At Seward Park I also developed the first hint of the addiction that was to change my life forever. At this point you may be thinking, the poor lad! He became a junkie, a drug addict who was saved by a Good Samaritan! No, nothing like that. It was all because I joined one of the school clubs.
I had now been in America and a student at Seward Park for a couple of years, and as far as I was concerned, I was now an American, albeit one named Frenchy. For all those who believe American education doesn’t work, I might suggest that in some ways it does, and it does a fantastic job.
We had a student government at Seward which encompassed in its membership the entire student body, although I do think twenty-five cents had to be paid for the privilege of this membership, but I’m not sure of that. There was also a great deal of uncertainty in my mind as to what that student government did, as everything seemed to be taken care of by the teachers and the school administration. Nevertheless, each year there were elections held, and the walls and bulletin boards sprouted campaign materials produced by the candidates. The campaigns included making presentations to the student assemblies and making campaign speeches in classrooms (during home room periods, of course) and the production of posters and buttons to be distributed. I think the aim of all this activity was to prepare us for democracy red in tooth and claw in the wider world, and it’s just possible it succeeded in that aim.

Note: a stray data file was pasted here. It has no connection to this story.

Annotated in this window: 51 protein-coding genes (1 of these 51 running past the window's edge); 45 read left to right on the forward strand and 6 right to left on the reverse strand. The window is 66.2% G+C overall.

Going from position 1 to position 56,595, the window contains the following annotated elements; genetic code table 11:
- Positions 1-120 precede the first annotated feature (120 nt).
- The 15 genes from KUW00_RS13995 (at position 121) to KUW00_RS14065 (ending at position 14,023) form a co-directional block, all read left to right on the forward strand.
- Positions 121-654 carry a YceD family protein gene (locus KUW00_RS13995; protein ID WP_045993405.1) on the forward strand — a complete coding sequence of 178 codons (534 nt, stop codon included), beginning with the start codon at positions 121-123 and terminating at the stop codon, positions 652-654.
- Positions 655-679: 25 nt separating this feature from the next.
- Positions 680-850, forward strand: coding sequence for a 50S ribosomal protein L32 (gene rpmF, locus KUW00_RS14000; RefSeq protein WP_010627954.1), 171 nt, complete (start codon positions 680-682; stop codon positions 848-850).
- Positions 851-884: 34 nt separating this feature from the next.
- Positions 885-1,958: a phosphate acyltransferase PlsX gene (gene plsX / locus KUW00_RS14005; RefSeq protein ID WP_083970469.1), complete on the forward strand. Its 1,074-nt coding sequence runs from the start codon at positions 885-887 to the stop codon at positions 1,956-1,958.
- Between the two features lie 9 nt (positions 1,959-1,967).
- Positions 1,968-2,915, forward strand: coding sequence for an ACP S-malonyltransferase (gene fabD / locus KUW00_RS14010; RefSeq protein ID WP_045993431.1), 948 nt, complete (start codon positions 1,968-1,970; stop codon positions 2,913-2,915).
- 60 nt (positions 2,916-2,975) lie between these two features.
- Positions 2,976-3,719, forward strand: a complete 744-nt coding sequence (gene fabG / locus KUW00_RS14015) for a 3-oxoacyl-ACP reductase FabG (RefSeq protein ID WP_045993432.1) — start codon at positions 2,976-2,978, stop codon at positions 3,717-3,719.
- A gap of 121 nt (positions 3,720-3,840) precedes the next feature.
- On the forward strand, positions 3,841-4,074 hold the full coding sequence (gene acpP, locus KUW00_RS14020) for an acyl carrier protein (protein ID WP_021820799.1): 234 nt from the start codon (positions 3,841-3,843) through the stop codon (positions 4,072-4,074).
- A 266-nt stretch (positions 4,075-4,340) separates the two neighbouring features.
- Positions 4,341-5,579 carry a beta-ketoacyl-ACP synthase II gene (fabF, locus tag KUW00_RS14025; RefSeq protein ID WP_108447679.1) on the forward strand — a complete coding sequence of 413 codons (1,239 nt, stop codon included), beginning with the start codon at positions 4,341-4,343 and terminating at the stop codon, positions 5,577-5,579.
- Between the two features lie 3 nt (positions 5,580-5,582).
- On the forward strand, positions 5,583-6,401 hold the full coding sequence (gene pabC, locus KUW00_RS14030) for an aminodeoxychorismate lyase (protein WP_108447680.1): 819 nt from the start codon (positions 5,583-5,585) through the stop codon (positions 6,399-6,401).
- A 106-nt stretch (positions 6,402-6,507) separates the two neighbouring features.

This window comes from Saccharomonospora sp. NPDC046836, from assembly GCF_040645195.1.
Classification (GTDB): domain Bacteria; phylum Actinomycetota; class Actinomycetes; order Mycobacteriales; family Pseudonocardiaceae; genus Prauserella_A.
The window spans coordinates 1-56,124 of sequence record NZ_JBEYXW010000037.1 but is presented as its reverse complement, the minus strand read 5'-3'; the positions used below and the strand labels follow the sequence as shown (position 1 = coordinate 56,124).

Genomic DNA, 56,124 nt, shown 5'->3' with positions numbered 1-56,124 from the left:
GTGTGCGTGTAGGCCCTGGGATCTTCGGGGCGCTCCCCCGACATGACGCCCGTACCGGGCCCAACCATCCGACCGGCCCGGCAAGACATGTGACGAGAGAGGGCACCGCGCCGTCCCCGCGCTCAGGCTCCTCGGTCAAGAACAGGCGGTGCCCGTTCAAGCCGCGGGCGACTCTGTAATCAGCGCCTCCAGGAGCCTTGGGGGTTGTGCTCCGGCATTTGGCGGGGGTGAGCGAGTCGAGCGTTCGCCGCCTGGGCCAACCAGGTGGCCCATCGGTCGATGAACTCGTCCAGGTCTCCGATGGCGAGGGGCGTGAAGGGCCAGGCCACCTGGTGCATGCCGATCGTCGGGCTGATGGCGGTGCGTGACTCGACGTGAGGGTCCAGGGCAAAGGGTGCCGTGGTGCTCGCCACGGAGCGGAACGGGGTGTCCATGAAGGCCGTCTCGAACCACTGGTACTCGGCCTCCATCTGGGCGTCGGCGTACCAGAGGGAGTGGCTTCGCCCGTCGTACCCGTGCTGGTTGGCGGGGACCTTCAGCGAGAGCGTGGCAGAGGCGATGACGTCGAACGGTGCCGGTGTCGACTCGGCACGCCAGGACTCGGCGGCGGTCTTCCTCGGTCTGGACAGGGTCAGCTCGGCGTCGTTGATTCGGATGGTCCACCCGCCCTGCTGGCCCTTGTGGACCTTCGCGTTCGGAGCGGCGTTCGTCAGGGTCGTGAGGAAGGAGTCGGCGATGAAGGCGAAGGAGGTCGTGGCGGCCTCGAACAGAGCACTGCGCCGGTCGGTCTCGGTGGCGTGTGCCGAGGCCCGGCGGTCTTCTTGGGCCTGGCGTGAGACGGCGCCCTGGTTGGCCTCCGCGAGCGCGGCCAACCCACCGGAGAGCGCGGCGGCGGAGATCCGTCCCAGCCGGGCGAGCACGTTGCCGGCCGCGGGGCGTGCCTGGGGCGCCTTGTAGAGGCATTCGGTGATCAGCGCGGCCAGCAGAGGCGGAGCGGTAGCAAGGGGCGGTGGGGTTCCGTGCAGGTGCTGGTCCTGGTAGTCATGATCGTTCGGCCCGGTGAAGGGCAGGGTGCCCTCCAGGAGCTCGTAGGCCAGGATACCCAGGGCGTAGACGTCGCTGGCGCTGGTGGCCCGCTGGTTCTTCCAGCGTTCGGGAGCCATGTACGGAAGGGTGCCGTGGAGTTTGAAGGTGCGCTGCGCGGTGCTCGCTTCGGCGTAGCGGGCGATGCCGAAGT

In those days I had become a joiner, and for no reason that I can recall now, I decided that I wanted to run for office, that I wanted to become vice-president of the Student General (or Government) Organization. Possibly I just wanted to see if I could do it, if I was sufficiently popular in the school to bring it off. The campaigning was a lot of fun. To my surprise, just a couple of years after I had entered the school without knowing how to speak English, here I was, elected vice-president! After my election I told the president that I would be ready to take over whenever he died, but in the meantime, I had no idea of what I was supposed to do. Fortunately, I had to do absolutely nothing but sit quietly at meetings, and keep myself occupied with chatting with friends when there where no meetings.
Seward also had several extra-curricular clubs, and during my last year at Seward I discovered the chess club, which at that time was being run or “advised” by a chess lover named Henry Zolan, an English teacher. Unlike most clubs (I think they all ran with G.O. funding) which met once a week, the chess club met five days a week, mostly because Mr. Zolan liked to play chess, and it didn’t much matter to him with whom he played or when. The chess club simply provided him with an endless string of opponents. Now I had chess nearly every day before going to work. And one day, one of my fellow chess club members said to me after I had made a move, “Oh, that’s a book move!” There were books on chess? Suddenly I discovered there were indeed books on chess, more books on chess than on any other game or sport! If I studied them carefully enough and memorized them I could become a champion! I became a chess addict. Chess and one of those books changed my life in surprising ways, but that came later.